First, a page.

I think one of the key reasons why the Yes campaign failed to build a compelling case for independence in 2014 is that, rather than spending time trying to bring the fundamental issues with our place in the UK into sharper focus, they got too hung up on trying to offer counter arguments to a series of challenging questions raised by the No campaign.
Of course these questions had to be dealt with; however, they were highly tactical, and they had the desired effect of creating sufficient doubt in the minds of those who may have voted for independence otherwise. It will be vitally important not to get drawn into that particular language game again.
This time around the temptation to place too much emphasis on the point that Scotland should not be forced out of the EU against our will, should be resisted. Of course it is important, but it makes it too easy to counter that with facts and figures about voting intentions and patterns across the two different referenda, doubts about whether an independent Scotland’s accession to the EU would be drawn out and fraught with difficulties, and why you would chose to reclaim sovereignty from one union and then give it away again to another (as if the unions were of the same ilk).
We should also resist the temptation to focus too much on questions like which ‘single market’ is more important to the Scottish economy; what the GERS figures apparently tell us about the state of Scotland’s finances as a region of the UK and what they could tell us about the fiscal position of Scotland as an independent country with full control over its economy; and which currency an independent Scotland would use?
These are all important questions. However they are rooted in a deeper set of issues which need to be looked at first. Therefore, in my view, the argument for Scottish independence needs to be based around a discussion of the following issues, and their consequences for the people of Scotland –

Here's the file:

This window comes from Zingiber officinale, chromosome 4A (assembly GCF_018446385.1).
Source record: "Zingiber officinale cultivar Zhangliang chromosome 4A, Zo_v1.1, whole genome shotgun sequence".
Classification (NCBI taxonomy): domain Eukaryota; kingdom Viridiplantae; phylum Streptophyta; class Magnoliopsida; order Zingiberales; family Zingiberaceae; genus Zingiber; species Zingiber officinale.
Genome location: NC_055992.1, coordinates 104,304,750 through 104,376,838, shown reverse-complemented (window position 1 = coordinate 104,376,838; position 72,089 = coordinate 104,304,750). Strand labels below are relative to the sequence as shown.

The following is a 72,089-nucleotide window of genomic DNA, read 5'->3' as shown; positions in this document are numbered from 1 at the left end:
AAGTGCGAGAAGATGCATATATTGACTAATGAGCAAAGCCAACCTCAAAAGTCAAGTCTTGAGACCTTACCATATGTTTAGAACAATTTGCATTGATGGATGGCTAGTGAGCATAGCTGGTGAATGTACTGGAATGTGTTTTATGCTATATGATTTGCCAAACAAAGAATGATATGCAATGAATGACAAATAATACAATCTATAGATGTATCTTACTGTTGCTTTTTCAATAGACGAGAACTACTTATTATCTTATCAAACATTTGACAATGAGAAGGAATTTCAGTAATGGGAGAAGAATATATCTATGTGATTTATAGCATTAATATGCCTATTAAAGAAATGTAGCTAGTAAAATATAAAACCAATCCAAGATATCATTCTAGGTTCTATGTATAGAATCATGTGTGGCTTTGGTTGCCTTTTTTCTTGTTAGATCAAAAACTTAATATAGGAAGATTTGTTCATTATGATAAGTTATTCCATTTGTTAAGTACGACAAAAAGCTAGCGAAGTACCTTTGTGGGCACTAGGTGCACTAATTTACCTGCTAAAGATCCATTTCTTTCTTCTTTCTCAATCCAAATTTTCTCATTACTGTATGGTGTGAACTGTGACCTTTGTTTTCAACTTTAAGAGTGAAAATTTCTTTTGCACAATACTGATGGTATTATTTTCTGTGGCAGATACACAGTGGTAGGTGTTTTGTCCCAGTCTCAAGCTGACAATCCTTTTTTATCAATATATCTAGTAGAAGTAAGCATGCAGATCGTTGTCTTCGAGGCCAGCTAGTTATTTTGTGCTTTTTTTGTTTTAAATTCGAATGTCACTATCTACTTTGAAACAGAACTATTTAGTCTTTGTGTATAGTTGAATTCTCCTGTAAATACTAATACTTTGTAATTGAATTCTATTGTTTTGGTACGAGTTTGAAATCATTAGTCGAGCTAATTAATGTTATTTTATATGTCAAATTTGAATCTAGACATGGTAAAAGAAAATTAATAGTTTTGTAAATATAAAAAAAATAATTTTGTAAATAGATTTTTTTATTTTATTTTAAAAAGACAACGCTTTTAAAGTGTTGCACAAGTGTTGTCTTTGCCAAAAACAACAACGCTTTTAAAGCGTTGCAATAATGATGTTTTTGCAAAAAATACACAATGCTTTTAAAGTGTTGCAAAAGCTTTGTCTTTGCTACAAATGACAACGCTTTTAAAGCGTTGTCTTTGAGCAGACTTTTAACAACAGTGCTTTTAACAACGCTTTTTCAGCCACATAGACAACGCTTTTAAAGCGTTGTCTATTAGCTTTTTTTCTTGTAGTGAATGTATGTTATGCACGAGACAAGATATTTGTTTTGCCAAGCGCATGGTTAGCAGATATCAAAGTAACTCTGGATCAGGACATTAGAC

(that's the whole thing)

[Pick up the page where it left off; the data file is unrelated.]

First, the issue of Scotland’s permanent democratic deficit, the effect of which has been hammered home by Westminster’s handling of the outcome of the EU referendum, captured in the Tory Prime Minister’s patronising insistence that ‘we leave the EU as a United Kingdom’, and her Secretary of State for Scotland’s angry assertion that ‘it doesn’t matter what the people of Scotland want’.
Second, the constitutional irrelevance of the Scottish Parliament, despite the Sewel Convention, which was brutally exposed in the judgement that absolute authority in decisions of fundamental importance to Scotland lies with Westminster alone – no need to consult the Scottish Parliament on how Westminster plans to strip the Scottish people of their EU citizenship and the freedoms and rights which that citizenship vests in them (after all, as we were told by the leader of the Scottish Labour Party in 2014, the people of Scotland ‘are not genetically programmed to make political decisions’).
Third, the opportunity for the people of Scotland to exercise their fundamental right of self-determination being dependent on legal permission being granted by Westminster. It just sounds utterly incredible that a nation can have this right denied to them on the whim of a Government sitting in a neighbouring nation, just because that neighbouring nation’s superior population size voted to go in a different direction, and therefore the timing doesn’t suit them as they pursue their own agenda, arguing that it needs to be our agenda too!
Fourth, the Block Grant and Barnet Formula are deeply embedded in the Scottish psyche as necessary life support mechanisms – we have come to be believe that we need them to be in place because we spend more on public services than we raise, that we are subsidised by England, and that we cannot afford to be independent.
Rather than see that they are contrived political tools used to massage the strains of forcing four nations to stay together in a union of highly unequal economies – in which the largest one needs to manipulate and control the economies of the smaller ones in order to safeguard every competitive advantage possible – we have been trained to see them in a way that reinforces our belief in our inability to run our own affairs as a fiscally autonomous country.
Scotland’s growth and confidence as a nation will be forever stunted, and its voice forever silenced, because of this undemocratic and unequal union. The union that holds the four nations of the UK together is, in my view, economically too restrictive, politically too centralised, institutionally too corrupt, constitutionally too archaic, and globally too inward, to be anything but detrimental to Scotland’s ability to reach its full potential.